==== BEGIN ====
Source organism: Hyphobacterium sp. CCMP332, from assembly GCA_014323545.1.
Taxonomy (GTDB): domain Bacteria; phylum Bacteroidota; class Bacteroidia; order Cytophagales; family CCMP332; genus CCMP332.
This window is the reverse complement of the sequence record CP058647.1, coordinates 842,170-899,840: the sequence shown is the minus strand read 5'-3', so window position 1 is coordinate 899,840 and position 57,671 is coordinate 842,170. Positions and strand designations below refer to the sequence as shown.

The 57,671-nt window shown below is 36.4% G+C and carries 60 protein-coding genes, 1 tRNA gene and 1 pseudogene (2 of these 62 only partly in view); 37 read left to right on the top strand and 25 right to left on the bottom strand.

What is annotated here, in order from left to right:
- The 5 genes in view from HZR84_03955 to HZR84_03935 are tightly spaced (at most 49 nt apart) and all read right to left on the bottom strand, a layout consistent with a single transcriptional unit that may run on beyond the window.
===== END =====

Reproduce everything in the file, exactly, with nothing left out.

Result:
Source organism: Hyphobacterium sp. CCMP332, from assembly GCA_014323545.1.
Taxonomy (GTDB): domain Bacteria; phylum Bacteroidota; class Bacteroidia; order Cytophagales; family CCMP332; genus CCMP332.
This window is the reverse complement of the sequence record CP058647.1, coordinates 842,170-899,840: the sequence shown is the minus strand read 5'-3', so window position 1 is coordinate 899,840 and position 57,671 is coordinate 842,170. Positions and strand designations below refer to the sequence as shown.

The 57,671-nt window shown below is 36.4% G+C and carries 60 protein-coding genes, 1 tRNA gene and 1 pseudogene (2 of these 62 only partly in view); 37 read left to right on the top strand and 25 right to left on the bottom strand.

What is annotated here, in order from left to right:
- The 5 genes in view from HZR84_03955 to HZR84_03935 are tightly spaced (at most 49 nt apart) and all read right to left on the bottom strand, a layout consistent with a single transcriptional unit that may run on beyond the window.